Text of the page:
Monte O. Harris, M.D., has always had a knack for building things. “As a kid, I would spend hours creating structures with my Erector sets.” Dr. Harris grew up in Gary, Indiana, just a short drive from Chicago and its intricately-designed buildings and energetic art scene. “Initially, I wanted to be an architect, but that changed after participating in the summer science programs at Purdue University. I found myself gravitating towards biology and living science.”
Dr. Harris entered Morehouse College as a biology and pre-medicine major. Morehouse was and still is committed to helping students cultivate their sense of identity and how to put this identity to work to make a difference in the world. Dr. Harris took this to heart, and it continues to permeate his life. “I knew I wanted to find a worthwhile profession that would allow me to make an impact.”
Following graduation from Morehouse College, Dr. Harris went on to pursue his medical degree at Case Western University. The school’s non-traditional approach to education allowed Dr. Harris to flourish. He spent weekday mornings in lecture, but the afternoons were his to fill. “It really allowed me to craft my own educational experience.” Dr. Harris took an extra year to pursue a pathology fellowship, which gave him a more in-depth look at disease processes. It was during this fellowship that he decided to pursue a career in otolaryngology-head and neck surgery, specifically facial plastic and reconstructive surgery. It was the perfect blend of science, art and architecture.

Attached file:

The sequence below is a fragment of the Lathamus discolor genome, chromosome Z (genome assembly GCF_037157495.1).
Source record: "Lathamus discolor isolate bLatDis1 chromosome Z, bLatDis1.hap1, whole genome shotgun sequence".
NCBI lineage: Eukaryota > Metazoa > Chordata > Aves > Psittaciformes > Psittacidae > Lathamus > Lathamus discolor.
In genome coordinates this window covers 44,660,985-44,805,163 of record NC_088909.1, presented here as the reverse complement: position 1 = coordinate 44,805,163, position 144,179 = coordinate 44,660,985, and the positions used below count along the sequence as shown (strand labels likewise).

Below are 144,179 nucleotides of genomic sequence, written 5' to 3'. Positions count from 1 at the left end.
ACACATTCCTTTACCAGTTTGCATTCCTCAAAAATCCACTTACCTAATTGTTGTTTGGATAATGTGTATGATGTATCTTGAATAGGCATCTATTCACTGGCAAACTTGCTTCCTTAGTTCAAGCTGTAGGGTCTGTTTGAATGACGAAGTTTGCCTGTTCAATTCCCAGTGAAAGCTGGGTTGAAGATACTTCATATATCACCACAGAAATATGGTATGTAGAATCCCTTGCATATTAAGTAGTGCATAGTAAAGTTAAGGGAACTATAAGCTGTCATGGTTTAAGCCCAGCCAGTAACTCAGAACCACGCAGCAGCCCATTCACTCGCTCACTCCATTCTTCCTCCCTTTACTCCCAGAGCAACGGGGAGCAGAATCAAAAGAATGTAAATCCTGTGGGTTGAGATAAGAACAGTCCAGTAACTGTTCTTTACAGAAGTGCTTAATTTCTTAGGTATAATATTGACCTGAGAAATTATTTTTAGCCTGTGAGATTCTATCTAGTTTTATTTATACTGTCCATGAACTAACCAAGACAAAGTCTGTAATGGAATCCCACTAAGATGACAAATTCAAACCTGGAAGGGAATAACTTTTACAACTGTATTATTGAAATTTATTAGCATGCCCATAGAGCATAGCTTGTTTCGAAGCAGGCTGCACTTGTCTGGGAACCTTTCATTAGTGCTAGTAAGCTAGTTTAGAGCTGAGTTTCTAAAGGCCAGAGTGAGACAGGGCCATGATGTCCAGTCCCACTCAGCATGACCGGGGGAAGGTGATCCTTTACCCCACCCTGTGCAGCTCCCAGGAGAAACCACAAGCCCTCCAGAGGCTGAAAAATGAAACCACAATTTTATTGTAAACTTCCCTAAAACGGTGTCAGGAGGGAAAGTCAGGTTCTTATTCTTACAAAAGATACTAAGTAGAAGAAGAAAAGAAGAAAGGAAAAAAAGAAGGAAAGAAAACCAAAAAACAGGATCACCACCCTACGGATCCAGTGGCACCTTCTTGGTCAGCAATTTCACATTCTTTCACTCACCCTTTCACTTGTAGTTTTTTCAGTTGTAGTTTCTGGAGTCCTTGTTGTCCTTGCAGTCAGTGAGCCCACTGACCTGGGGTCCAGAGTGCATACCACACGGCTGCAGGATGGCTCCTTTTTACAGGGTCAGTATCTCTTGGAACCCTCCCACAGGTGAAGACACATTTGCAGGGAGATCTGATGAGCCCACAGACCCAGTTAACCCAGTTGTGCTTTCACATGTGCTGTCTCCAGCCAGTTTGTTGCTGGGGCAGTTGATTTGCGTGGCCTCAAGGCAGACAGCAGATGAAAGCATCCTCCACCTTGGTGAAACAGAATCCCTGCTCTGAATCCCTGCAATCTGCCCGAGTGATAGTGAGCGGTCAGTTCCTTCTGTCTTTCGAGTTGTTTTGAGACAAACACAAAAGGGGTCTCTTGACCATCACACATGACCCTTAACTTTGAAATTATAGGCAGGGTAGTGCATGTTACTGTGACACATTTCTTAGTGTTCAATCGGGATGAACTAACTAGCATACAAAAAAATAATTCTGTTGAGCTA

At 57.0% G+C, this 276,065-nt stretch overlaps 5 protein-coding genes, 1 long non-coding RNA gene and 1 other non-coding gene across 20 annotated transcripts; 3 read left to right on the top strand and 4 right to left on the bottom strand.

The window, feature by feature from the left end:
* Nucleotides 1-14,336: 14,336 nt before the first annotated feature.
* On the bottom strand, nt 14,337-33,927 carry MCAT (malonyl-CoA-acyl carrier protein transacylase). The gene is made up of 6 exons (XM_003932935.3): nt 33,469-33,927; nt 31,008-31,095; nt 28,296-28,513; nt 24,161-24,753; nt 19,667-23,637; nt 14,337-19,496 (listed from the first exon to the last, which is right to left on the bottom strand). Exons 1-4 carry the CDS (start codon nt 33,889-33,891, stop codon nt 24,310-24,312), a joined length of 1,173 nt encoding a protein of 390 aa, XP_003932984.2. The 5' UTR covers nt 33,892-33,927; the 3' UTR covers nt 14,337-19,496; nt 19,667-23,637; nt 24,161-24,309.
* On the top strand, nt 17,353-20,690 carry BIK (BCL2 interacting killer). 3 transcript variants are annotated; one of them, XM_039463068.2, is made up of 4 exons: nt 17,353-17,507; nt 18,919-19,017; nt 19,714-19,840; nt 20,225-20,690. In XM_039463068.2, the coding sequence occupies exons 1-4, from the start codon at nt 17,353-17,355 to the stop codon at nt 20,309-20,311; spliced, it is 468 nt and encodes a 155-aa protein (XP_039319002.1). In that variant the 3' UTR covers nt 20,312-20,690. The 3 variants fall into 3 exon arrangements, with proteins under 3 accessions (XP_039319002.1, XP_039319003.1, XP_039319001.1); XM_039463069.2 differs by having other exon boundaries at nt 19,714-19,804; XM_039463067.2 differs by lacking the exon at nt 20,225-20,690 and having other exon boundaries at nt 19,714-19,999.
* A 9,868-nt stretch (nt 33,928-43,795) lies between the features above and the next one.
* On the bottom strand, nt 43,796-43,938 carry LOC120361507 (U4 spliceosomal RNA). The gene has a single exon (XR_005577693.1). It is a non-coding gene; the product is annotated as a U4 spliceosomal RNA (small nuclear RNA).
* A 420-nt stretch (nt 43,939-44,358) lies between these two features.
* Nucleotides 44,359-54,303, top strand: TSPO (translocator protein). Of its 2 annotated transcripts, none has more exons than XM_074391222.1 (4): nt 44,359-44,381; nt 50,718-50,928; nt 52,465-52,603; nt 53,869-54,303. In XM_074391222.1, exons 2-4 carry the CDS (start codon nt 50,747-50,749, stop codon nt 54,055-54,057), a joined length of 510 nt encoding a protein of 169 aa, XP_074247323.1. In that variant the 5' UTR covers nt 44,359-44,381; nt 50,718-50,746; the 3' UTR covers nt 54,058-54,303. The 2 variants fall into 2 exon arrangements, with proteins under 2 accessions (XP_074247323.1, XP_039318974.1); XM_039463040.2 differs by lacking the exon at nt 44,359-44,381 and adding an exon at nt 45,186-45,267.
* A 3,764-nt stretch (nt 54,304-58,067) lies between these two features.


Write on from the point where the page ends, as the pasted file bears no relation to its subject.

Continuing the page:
When it came down to selecting potential residency programs, Dr. Harris had his sights set on the University of Michigan. “I knew I wanted to get into the best otolaryngology-head and neck surgery training program possible, and for me, that was Michigan.” Dr. Harris matched into our program and began his training in 1992. He completed our six-year residency program followed by our one-year fellowship in facial plastic and reconstructive surgery. Following fellowship, Dr. Harris accepted a faculty position at U-M as an assistant professor and helped to develop a joint oculofacial plastic surgery clinic at the U-M Kellogg Eye Center. During his eight years at U-M, Dr. Harris remembers fondly the department’s collaborative spirit and investment in cultural diversity. “I was blessed to train in an ideal, nurturing, academic environment.”
After leaving Michigan, Dr. Harris went on to establish Cultura in Washington, D.C., the first multidisciplinary medical spa with niche aesthetic expertise for individuals with skin of color. In 2008, he launched his own boutique practice, the Center for Aesthetic Modernism in Chevy Chase, Maryland, where he remains today. There he strives to make a difference, working under the mission, “Look good. Feel good. Do good.” The practice strives to chart a new path for plastic surgery in the 21st century by nurturing the whole person through a celebration of beauty, spirituality and culture. “I realize I’m a little radical, but I’ve always been committed to doing my work in my own unique way.”
In his spare time, Dr. Harris enjoys playing tennis, visiting museums– he is actively involved with the Smithsonian Institution– design and travel.